920 years ago, on October 19, 1097, at the council of princes in Lyubech, the division of Rus into appanage principalities was legalized. This advice was preceded by the difficult era of Izyaslav, full of strife, swarms and blood, the internecine war of 1094-1097. and the war with the Cumans.
At the congress in Lyubech, heartfelt speeches were made about the structure of the world and about "how we are almost destroying the Russian land", and the Polovtsy "carry our land apart". However, despite the peace agreements reached, in the same year 1097 a new war broke out for the inheritance, this time in the west of Russia. The collapse of Russia continued. The elite ambitions of the princes and boyars eventually destroyed the empire of Rurikovich, and quite soon, in historical terms, it will become a relatively easy prey for the Western powers, directed by Rome, etc. "Mongol-Tatars" (the same heirs of the continental Scythian state, like the Rus of Kiev and Vladimir).
Decay of the Russian state
After the death of Svyatoslav the Great (964-972), the period of disintegration of the Russian state begins. The elite ambitions of the princes, the narrow corporate interests of the boyar-trading elite and the conceptual and ideological sabotage of the Byzantine version of Christianity against the background of the decline of the ancient pagan (Vedic) faith led to degradation and, as a result, to the disintegration and destruction of the Russian Empire, created by the works of the first Rurikovichs.
First, Russia was shocked by the battle of the Svyatoslavichs. The victory was won by Vladimir, who, in order to strengthen the princely power, first created a pantheon of gods in Kiev, and then adopted the Byzantine version of Christianity. For this service, the fratricide and voluptuous owner of the harem with hundreds of concubines (where the wife of the murdered brother also ended up) was later called by the church "saint". From that moment on, a long period of merging of Christianity and Russian paganism began, which, several centuries later, completed the creation of fiery Russian Orthodoxy (Slavia Prav). But before that, Greek missionaries, with the support of princes and boyars, tried to "civilize" the Rus. True, the overwhelming part of the population for several centuries adhered to paganism, only outwardly receiving baptism. According to some researchers, during the reign of Vladimir in Russia, another bloody civil war also took place - the struggle against the pagan "party". Christianity was accepted not so beautifully and voluntarily, as they later began to show, but through a lot of blood. In addition, Vladimir fell out to death with the steppe (Pechenegs), with whom his father Svyatoslav had an alliance, and was forced to build a defense system on the southern approaches to Kiev.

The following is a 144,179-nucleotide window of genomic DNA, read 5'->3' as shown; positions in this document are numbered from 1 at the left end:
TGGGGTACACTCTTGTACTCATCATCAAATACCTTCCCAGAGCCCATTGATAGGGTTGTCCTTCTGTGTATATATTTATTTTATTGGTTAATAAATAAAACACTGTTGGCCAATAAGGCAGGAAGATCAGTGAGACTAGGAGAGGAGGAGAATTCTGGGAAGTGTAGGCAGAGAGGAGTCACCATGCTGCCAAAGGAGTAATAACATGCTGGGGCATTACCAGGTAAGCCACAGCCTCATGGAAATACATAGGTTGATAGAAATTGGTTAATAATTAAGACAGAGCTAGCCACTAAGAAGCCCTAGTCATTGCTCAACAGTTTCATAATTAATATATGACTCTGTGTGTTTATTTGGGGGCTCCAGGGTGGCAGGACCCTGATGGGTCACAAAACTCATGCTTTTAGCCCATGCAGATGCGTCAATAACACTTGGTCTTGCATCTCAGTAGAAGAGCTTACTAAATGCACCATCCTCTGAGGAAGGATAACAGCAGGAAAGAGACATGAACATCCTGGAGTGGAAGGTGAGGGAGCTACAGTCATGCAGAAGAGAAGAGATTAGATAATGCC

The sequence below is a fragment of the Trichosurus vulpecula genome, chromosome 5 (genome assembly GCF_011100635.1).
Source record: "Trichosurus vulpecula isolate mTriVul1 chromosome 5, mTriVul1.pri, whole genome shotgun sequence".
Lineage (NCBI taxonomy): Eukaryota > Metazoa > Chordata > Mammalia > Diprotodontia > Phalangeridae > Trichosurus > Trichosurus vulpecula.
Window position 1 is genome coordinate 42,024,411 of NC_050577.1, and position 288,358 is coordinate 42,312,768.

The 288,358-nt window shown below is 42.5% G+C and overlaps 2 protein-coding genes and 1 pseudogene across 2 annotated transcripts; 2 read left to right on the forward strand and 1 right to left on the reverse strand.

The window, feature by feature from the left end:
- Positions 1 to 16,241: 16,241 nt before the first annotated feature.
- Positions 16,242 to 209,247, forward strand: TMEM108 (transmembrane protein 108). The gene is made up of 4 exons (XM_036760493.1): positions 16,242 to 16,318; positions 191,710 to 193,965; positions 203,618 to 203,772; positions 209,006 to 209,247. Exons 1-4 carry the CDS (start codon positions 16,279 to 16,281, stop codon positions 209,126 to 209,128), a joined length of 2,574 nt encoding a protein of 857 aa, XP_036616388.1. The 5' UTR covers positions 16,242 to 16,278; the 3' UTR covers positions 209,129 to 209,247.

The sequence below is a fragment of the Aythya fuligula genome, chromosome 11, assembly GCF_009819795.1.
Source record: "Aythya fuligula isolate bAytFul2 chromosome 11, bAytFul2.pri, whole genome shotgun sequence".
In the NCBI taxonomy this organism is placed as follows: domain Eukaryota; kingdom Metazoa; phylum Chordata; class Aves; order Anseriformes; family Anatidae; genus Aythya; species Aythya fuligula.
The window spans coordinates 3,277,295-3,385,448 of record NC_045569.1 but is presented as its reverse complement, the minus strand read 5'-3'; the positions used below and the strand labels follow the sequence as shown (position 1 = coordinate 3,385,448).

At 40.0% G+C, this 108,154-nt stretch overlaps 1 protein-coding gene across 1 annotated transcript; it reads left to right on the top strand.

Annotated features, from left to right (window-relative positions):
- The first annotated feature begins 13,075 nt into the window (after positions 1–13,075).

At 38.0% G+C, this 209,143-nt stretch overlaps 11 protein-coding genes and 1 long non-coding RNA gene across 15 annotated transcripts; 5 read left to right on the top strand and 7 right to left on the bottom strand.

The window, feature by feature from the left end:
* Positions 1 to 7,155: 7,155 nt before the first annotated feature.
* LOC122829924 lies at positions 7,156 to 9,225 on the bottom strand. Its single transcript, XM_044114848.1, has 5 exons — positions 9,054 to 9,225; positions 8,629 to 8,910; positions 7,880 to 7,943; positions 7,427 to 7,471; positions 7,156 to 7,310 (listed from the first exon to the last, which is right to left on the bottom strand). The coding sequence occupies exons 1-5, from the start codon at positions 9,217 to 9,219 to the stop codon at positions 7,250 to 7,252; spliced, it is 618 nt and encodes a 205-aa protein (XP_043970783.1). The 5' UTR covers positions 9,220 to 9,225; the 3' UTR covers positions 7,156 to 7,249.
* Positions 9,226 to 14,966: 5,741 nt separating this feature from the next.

His sons started a new internecine war. According to the official version, it was started by Svyatopolk the Damned (1015-1016), who killed his brothers Boris and Gleb. According to another version, the rebellion during Vladimir's life was raised by the Novgorod prince Yaroslav, refusing to obey Kiev. And Svyatopolk was a co-ruler of his ailing father and was preparing, together with his brothers, to suppress the rebellious Novgorod. After the death of Vladimir, Yaroslav and Mstislav refused to recognize Svyatopolk as the legitimate prince in Kiev. Only two brothers - Boris and Gleb - declared their loyalty to the new Kiev prince and pledged to "honor him as his father," and for Svyatopolk it would be very strange to kill his allies. Yaroslav hired the Varangians to fight the brothers and killed them. The defeated Svyatopolk fled to Poland, to his father-in-law Boleslav the Brave. In 1018, with the support of Polish and Pechenezh troops, Svyatopolk and Boleslav set out on a campaign against Kiev (How the Poles of Boleslav the Brave took Russian Kiev for the first time). The squads met on the Bug, where the Polish army under the command of Boleslav defeated the Novgorodians, Yaroslav fled to Novgorod again. There he gathered a new army. Svyatopolk, having quarreled with the Poles, was forced to flee from Kiev again from Yaroslav, who had returned with the Vikings. He gathered an army. In the decisive battle on the Alta River, Svyatopolk suffered a decisive defeat and soon died. And the winner and his heirs - Yaroslav "the Wise" and the Yaroslavichs - rewrote history in their favor, dumping all the blame for the civil war on Svyatopolk.